McCloud seems to realize that as his Panthers tenure begins. Asked whether he prefers kick or punt return duties, he was clear: “I prefer to ball.”

He only had four returns for 20 yards as a rookie last season, but he’s hoping his return potential earns him a longer-term home in Charlotte, just two hours away from his old stomping grounds at Clemson. But to stick, McCloud knows what’s expected of him.

Be explosive in the return game. Be a hard worker. And in terms of influencing Carolina’s special teams, be a coffee bean.

“That’s the plan ... when I put my head down and work for a little while,” he said. “I’m just being a coffee bean in my work ethic for now.”

Cam Newton still on track to play Week 1

Panthers quarterback Cam Newton was a full participant in practice Monday, less than two weeks since suffering a foot sprain against the New England Patriots.

Newton took every rep scheduled for him, Rivera said, and the coach reiterated that he has “no doubt” Newton will play on Sunday in Carolina’s season-opener against the Los Angeles Rams.

“It’s been very steady (progress),” Rivera said. “You guys saw him the first day he came out and did a little bit, and each day we’ve been able to increase it. We did a little something with him yesterday, and then today he just continues to get better and better, so we’re feeling pretty confident ... As long as things continue to progress, we’re going to be in the clear.”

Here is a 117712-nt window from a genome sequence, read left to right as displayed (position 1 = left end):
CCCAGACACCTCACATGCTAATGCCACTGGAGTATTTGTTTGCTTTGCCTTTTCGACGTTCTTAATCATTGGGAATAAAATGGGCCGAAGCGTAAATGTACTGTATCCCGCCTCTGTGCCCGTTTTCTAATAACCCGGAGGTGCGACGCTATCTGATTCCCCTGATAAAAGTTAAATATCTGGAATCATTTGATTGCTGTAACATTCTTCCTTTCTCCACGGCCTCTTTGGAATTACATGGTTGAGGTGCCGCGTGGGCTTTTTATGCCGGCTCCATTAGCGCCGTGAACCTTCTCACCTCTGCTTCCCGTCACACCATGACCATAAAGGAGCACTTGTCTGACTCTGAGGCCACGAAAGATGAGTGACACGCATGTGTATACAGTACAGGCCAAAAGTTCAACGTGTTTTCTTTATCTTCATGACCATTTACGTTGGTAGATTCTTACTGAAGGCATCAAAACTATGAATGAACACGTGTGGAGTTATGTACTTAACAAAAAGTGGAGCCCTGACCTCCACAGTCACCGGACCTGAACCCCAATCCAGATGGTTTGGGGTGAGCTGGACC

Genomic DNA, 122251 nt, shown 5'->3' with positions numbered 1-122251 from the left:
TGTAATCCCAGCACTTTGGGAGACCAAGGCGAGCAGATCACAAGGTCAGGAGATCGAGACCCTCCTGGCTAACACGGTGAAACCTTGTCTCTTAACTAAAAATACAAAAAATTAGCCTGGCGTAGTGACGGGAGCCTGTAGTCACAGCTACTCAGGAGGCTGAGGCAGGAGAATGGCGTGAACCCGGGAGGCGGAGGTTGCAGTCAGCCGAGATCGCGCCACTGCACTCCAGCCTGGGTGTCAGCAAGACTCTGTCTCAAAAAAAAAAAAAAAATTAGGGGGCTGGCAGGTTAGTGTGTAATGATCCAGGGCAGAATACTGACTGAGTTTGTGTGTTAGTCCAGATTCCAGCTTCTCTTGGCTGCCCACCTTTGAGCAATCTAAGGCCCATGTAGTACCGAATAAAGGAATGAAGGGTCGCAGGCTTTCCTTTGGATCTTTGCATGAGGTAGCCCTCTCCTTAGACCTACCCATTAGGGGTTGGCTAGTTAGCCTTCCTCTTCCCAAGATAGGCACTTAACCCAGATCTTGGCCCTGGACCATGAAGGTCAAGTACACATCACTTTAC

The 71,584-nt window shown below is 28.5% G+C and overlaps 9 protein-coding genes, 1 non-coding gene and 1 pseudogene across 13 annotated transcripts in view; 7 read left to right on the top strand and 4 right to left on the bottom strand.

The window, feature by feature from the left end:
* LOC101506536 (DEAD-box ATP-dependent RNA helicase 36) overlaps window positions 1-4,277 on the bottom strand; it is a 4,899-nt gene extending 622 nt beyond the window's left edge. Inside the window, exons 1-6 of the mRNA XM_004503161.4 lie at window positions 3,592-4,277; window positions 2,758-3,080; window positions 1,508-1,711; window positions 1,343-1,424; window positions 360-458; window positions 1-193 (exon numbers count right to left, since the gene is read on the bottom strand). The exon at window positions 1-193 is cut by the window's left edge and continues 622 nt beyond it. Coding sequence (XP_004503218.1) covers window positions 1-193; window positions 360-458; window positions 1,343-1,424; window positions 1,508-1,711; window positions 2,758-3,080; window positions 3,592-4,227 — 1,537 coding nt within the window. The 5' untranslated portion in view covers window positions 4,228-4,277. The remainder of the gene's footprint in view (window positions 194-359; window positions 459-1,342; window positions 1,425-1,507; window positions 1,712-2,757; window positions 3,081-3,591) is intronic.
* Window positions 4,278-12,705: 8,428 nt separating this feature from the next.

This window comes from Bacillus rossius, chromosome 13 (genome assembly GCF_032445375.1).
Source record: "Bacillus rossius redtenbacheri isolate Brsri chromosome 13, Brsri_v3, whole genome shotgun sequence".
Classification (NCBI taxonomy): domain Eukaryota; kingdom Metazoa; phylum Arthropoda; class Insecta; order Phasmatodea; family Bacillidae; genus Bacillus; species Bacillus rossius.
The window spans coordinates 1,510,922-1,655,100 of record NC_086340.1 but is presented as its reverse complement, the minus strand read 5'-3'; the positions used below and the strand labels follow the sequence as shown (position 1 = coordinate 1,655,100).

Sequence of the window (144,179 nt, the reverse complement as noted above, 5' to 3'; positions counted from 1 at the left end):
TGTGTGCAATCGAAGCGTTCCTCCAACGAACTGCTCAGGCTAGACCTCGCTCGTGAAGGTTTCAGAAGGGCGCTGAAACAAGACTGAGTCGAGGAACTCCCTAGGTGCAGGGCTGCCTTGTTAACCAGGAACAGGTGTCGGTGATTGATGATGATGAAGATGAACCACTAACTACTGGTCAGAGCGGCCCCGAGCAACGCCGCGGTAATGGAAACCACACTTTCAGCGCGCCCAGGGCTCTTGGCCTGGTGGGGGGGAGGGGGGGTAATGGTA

The only notable practice absence was tight end Greg Olsen.

“He was taking care of something,” Rivera said of Olsen. “He’s fine; he’s just taking care of some stuff.”

Rivera did not elaborate when asked if Olsen’s absence was injury-related.

Defensive end/outside linebacker Bruce Irvin worked on the sideline with trainers, rehabbing a tweaked hamstring.

Brendan Marks is a general assignment sports reporter for the Charlotte Observer covering the Carolina Panthers, Charlotte Hornets, NASCAR and more. He graduated from the University of North Carolina at Chapel Hill and has worked for the Observer since August 2017.